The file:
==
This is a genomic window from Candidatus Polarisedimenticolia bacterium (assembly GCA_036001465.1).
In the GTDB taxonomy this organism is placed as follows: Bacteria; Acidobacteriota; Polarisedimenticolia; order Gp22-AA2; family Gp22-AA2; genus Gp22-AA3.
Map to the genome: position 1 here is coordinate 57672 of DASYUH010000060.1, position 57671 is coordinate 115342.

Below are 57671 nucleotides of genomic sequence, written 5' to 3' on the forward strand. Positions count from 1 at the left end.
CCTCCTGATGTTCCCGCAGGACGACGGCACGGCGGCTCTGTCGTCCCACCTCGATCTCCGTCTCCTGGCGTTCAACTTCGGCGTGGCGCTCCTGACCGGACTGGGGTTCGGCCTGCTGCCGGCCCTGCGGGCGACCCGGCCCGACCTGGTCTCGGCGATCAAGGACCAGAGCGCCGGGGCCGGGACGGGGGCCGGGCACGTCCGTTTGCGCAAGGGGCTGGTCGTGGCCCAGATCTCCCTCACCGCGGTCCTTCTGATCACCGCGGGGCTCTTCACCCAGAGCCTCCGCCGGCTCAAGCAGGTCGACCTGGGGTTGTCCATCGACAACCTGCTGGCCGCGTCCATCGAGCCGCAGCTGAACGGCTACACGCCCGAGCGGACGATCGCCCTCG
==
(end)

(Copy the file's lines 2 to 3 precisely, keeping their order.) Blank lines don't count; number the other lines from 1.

In the GTDB taxonomy this organism is placed as follows: Bacteria; Acidobacteriota; Polarisedimenticolia; order Gp22-AA2; family Gp22-AA2; genus Gp22-AA3.
Map to the genome: position 1 here is coordinate 57672 of DASYUH010000060.1, position 57671 is coordinate 115342.